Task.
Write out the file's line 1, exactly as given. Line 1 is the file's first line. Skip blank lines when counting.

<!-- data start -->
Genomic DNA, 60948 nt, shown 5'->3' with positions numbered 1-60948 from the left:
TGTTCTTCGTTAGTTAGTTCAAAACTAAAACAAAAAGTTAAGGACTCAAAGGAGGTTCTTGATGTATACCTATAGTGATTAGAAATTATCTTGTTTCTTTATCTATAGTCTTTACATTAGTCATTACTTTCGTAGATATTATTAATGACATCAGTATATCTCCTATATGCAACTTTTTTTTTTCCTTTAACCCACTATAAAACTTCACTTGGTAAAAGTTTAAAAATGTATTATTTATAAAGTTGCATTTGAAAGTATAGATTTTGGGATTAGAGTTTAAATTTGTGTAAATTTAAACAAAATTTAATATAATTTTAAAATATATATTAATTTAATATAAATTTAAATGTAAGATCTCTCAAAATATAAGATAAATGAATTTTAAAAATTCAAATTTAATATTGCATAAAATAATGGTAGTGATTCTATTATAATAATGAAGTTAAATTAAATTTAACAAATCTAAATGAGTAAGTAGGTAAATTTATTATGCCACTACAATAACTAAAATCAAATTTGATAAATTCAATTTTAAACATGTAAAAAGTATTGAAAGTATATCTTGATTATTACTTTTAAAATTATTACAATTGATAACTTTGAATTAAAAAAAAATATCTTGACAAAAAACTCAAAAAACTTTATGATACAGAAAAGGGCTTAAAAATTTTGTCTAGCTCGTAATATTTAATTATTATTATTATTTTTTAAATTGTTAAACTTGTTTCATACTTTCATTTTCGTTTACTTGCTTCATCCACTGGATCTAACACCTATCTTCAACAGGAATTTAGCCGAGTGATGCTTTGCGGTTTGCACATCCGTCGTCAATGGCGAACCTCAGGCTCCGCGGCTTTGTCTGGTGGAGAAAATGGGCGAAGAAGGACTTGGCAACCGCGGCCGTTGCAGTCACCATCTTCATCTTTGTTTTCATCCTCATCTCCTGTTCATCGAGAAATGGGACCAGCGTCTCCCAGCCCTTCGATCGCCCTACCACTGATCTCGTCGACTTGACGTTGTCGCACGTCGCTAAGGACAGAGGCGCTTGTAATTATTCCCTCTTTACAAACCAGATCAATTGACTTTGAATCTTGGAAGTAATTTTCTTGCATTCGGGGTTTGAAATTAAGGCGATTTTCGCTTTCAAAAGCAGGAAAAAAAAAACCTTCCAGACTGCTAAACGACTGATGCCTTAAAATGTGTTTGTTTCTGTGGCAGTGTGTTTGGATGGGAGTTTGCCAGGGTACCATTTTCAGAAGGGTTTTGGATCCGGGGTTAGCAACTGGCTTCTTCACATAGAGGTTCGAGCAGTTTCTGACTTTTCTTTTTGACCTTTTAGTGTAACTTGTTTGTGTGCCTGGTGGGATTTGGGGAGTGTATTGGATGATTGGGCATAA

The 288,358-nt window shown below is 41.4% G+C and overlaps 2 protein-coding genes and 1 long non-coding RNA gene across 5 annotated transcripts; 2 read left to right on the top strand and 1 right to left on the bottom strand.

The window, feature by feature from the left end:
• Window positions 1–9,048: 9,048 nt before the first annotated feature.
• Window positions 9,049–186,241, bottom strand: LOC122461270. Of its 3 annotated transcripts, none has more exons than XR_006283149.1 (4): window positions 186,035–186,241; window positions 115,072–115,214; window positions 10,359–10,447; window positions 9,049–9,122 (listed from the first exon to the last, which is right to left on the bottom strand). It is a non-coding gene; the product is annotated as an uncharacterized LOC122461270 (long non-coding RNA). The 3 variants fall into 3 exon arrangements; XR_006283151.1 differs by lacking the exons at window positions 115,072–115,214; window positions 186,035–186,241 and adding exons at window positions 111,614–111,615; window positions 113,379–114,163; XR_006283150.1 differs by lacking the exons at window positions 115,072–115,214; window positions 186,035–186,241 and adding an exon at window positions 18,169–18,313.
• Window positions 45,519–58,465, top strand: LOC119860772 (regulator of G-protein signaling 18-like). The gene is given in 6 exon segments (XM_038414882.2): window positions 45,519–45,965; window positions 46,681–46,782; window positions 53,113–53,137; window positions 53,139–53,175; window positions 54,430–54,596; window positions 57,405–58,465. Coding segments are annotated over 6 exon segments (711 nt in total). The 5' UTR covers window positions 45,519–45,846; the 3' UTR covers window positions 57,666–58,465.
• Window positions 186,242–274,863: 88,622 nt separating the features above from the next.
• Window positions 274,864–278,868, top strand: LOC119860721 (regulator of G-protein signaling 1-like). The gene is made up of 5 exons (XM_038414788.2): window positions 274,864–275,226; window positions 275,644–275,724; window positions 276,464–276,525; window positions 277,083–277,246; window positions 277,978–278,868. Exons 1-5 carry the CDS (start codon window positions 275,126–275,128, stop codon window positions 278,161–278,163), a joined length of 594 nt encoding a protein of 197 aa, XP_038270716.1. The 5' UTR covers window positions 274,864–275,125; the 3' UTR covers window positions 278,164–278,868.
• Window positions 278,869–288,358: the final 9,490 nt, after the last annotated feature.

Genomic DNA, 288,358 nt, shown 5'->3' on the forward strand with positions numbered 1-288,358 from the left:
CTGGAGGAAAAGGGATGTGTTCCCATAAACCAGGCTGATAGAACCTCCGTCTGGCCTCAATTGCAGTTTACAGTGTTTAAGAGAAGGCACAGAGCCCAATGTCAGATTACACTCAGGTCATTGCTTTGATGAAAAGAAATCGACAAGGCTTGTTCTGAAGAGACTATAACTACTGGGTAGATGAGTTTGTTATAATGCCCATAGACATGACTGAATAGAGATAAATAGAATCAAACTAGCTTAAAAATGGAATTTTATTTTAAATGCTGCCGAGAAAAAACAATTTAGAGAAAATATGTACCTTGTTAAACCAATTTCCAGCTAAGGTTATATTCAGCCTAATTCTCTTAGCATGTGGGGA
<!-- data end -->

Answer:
Genomic DNA, 60948 nt, shown 5'->3' with positions numbered 1-60948 from the left: